Baltimore's special ed case: Will it ever end?
It's been 24 years since Vaugn G. et al. vs. Mayor and City Council of Baltimore et al. was filed in federal district court. In my story today, Nancy Grasmick likened it to the Cold War. And some wonder whether the lawsuit -- charging the city school system and the state education department with failing to meet their legal responsibilities to special education students -- will ever end. Around the nation, a few school districts have gotten out from under suits of this kind, but in many places, they linger on indefinitely.
But Dr. Alonso wants this monkey off his back. The case takes up a huge amount of time and costs the school system a fortune. He's only been on the job a little over a year, but he says there have been measurable improvements and the system deserves to be rewarded as a result, particularly when it's doing better in several areas than some other Maryland school districts that aren't the subject of lawsuits. The court monitors seven aspects of special education in the system, which says it is now in full or partial compliance with three of them. If Alonso can get the court to drop a few of the measures it's monitoring, he'll be on his way to making the suit go away.
At the same time, Alonso recognizes the need to demonstrate the system can sustain improvement over time. He says he's committed to being in Baltimore for 10 years, but what if he were to leave? If he stays, how do we know his reforms are going to work? Even with significant progress, the system still has a long way to go, as made painfully evident by the improved graduation rate for special education students in Baltimore: 35.9 percent.
If the document the system filed in court last week is any indication, Alonso is extremely confident of the prospects of success. The system was required to submit a "compliance statement" to the court, evaluating where it stands in the seven measures monitored. The 38-page document it turned in went far beyond those areas, talking about everything from improved SAT scores to the central office reorganization to the increase in collaborative planning among teachers. Much of it is not directly related to special education, though it's widely agreed that general education has to be working well for special ed to function. You can read the court filing here.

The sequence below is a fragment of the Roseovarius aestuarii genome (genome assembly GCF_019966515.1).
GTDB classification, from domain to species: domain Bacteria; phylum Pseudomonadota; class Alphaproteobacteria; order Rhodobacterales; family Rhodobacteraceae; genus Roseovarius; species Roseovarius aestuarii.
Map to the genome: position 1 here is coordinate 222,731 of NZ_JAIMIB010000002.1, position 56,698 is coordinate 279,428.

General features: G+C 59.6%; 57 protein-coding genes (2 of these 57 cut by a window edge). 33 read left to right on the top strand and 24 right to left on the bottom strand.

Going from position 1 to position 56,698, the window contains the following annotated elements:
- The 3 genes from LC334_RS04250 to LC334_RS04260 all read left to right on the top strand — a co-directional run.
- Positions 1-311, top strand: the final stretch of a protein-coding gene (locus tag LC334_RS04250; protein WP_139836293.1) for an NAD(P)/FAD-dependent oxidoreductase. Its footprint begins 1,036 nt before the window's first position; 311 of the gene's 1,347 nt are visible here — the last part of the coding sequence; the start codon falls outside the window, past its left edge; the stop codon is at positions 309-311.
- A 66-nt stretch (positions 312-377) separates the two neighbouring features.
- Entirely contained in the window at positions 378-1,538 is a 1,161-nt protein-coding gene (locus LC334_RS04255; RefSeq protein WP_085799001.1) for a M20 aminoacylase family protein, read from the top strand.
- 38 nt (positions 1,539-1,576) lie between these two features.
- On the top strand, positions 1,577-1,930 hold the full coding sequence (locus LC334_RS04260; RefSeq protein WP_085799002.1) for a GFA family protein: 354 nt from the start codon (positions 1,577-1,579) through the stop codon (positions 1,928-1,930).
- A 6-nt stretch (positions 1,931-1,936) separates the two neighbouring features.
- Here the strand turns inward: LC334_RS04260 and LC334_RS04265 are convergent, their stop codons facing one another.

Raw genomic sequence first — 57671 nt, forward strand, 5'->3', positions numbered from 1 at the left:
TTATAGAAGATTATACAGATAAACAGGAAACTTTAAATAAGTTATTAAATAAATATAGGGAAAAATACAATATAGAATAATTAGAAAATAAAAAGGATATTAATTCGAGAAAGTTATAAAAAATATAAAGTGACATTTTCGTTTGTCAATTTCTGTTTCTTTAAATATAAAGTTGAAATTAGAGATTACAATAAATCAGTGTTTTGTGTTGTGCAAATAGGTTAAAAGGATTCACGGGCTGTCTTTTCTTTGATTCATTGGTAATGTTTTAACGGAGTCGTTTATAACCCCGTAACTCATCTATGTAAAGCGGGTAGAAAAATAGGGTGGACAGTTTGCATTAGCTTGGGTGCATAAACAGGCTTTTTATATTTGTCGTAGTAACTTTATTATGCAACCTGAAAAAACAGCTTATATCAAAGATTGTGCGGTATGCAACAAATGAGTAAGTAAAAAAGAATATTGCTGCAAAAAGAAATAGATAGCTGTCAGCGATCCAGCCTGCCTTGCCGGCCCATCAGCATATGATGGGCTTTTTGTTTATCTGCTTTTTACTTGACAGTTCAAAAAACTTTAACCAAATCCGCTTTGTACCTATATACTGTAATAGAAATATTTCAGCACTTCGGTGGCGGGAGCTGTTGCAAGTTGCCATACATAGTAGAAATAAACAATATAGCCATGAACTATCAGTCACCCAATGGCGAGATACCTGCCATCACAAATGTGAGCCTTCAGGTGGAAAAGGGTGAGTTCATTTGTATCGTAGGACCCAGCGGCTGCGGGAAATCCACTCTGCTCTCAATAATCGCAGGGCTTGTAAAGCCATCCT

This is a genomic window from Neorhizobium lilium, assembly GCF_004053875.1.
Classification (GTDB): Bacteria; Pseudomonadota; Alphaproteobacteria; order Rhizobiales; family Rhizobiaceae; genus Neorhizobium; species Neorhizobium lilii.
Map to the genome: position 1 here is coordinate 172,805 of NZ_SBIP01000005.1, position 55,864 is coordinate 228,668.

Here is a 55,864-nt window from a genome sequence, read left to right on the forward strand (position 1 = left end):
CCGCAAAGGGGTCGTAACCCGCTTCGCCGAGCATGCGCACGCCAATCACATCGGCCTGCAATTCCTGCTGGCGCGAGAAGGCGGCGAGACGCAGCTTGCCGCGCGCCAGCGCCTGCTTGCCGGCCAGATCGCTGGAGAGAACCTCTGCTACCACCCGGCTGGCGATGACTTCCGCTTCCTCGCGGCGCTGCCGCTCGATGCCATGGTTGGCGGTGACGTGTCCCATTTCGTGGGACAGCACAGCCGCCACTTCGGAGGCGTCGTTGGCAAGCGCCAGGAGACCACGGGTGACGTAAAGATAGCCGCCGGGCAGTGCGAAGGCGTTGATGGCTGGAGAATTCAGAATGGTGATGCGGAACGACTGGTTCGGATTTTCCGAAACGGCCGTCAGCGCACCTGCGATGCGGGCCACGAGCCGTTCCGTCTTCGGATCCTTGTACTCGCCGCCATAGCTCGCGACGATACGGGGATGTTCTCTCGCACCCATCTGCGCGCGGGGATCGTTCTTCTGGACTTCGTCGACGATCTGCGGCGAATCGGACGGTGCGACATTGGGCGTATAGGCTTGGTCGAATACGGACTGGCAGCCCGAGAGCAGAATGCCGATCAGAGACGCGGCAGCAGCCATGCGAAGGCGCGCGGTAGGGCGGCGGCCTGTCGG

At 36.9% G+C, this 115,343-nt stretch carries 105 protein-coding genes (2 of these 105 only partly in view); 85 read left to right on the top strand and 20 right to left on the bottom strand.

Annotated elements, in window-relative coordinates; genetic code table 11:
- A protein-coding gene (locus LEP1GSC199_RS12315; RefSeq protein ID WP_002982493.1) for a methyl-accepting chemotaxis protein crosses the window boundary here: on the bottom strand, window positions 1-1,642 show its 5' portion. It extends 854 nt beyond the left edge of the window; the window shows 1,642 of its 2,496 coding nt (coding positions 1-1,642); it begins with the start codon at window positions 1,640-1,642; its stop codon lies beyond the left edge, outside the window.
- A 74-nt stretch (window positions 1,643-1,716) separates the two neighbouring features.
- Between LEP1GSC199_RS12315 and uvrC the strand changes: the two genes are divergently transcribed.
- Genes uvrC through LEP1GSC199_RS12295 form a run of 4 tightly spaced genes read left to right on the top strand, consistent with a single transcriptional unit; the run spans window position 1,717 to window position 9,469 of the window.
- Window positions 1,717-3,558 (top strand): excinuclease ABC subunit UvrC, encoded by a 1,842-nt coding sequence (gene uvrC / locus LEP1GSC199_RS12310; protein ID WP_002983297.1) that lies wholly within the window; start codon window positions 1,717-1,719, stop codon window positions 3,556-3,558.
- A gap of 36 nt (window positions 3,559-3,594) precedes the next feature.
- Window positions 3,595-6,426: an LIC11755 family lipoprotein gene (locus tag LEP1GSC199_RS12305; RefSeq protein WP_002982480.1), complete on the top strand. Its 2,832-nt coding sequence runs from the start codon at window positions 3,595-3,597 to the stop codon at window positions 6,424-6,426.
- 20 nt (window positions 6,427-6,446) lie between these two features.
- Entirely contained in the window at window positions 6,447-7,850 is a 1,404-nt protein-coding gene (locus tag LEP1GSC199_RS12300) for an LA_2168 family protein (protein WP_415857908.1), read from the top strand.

On a side note, it's been interesting for me to track the politics surrounding this case in the three-plus years I've been covering it. When I first arrived on the city schools beat in the summer of 2005, the state and the city were sparring for control of the school system amid a gubernatorial election, with special ed as the punching bag. Services to children had broken down as a result of the budget crisis, and Grasmick was asking Judge Marvin Garbis to authorize a state takeover of the whole system. Instead, Garbis allowed Grasmick to send in a team of state managers to oversee special ed. At the time, we characterized it as a partial takeover of all the system departments that are special ed-related, from instruction to human resources. The team never really exercised that kind of authority, and today the four remaining full-time members work side by side with system administrators. Some of the team members have even gone to work for Alonso. But I wouldn't say the tension is gone completely. If you read my story closely, you'll notice that Alonso gives his administration's initiatives credit for the improvement in special ed. Grasmick -- who acknowledges improvement but not as much as the system does -- says the credit belongs largely to the team members.